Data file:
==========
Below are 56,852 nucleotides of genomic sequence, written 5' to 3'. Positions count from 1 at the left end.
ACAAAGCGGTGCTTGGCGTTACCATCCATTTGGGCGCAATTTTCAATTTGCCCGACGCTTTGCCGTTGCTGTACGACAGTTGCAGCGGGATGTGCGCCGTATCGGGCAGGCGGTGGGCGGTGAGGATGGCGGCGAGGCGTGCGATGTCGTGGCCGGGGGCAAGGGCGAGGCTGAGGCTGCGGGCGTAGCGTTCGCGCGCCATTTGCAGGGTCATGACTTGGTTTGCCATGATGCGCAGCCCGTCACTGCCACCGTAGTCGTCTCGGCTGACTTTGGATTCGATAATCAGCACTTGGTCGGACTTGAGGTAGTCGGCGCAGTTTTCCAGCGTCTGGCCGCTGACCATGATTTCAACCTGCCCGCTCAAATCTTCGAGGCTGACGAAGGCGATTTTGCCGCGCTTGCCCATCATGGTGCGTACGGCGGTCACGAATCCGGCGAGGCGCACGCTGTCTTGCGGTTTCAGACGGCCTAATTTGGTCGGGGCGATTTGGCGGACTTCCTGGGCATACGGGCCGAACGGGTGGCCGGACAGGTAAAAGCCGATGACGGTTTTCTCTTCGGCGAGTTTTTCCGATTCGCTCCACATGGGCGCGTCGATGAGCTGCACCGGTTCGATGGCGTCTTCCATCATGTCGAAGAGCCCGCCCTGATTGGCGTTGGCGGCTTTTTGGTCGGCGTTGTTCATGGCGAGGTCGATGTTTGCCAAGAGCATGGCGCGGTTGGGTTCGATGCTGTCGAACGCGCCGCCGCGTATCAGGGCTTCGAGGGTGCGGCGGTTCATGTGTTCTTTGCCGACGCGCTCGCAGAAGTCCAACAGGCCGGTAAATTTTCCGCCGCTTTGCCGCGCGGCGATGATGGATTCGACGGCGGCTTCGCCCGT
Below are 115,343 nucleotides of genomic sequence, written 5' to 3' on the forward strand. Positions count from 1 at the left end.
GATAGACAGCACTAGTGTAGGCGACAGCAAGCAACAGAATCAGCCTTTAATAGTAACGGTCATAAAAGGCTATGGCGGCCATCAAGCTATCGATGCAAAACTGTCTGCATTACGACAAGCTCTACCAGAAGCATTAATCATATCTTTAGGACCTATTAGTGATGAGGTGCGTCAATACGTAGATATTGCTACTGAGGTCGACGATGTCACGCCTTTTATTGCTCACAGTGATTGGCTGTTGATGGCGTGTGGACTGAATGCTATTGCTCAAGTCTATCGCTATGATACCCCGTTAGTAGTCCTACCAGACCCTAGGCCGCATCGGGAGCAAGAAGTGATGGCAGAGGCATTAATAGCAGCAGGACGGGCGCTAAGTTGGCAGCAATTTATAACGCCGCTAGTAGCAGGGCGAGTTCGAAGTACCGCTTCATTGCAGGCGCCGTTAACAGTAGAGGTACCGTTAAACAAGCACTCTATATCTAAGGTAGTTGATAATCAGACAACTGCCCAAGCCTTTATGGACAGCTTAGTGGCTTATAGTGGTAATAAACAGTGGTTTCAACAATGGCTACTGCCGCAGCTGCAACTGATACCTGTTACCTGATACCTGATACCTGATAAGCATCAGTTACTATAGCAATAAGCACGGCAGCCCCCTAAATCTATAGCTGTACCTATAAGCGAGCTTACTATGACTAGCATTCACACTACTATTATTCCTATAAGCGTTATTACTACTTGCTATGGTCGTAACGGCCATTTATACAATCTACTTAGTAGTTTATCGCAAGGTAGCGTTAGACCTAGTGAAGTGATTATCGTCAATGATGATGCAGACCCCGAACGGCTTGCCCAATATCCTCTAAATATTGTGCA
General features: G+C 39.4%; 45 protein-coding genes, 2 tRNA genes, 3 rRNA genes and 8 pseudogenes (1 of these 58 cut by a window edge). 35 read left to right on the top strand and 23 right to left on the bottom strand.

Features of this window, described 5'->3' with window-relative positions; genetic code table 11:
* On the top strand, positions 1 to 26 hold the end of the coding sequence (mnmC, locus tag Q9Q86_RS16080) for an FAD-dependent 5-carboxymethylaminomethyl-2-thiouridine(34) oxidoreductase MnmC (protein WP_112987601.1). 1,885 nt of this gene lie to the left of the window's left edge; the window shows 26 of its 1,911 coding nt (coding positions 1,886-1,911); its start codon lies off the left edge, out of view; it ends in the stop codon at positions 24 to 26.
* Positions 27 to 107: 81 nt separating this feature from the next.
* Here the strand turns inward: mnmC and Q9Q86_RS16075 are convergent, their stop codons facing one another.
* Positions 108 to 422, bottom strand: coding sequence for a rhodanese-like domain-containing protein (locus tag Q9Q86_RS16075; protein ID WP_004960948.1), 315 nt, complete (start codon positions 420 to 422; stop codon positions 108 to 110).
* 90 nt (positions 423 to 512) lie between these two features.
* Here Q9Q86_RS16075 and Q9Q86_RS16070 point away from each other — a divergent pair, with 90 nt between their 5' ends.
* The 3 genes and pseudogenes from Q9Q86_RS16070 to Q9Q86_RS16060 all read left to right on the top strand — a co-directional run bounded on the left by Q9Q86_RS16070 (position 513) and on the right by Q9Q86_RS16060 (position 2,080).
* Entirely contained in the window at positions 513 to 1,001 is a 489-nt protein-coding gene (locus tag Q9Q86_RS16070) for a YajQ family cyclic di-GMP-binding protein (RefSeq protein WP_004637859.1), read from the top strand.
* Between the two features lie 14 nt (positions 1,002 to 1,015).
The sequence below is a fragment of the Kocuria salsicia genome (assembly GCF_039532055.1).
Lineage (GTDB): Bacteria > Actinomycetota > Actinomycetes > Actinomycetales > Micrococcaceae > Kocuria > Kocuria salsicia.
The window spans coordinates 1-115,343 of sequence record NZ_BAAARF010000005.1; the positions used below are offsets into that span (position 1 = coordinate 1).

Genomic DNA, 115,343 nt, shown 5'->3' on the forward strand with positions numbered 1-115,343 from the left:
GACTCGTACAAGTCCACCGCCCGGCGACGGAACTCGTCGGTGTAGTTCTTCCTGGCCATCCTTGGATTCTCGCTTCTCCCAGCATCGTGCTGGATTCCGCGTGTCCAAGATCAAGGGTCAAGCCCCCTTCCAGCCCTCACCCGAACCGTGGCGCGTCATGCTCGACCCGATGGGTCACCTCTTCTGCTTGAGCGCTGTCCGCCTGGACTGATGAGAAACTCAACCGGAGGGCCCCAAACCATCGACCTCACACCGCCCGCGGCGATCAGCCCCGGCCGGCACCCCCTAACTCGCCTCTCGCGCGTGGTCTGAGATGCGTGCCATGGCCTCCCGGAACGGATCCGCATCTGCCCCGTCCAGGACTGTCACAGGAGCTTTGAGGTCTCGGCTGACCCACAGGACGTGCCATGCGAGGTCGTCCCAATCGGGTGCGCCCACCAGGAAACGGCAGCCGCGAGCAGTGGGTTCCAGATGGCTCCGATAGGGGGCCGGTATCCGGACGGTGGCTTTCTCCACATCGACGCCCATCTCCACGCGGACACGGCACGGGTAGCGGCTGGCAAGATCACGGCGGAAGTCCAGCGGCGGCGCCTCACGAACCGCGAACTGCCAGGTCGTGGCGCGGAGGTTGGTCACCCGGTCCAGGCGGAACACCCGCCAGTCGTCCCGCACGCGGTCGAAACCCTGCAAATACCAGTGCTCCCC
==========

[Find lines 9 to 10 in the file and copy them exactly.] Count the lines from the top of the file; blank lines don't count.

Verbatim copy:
* Here the strand turns inward: mnmC and Q9Q86_RS16075 are convergent, their stop codons facing one another.
* Positions 108 to 422, bottom strand: coding sequence for a rhodanese-like domain-containing protein (locus tag Q9Q86_RS16075; protein ID WP_004960948.1), 315 nt, complete (start codon positions 420 to 422; stop codon positions 108 to 110).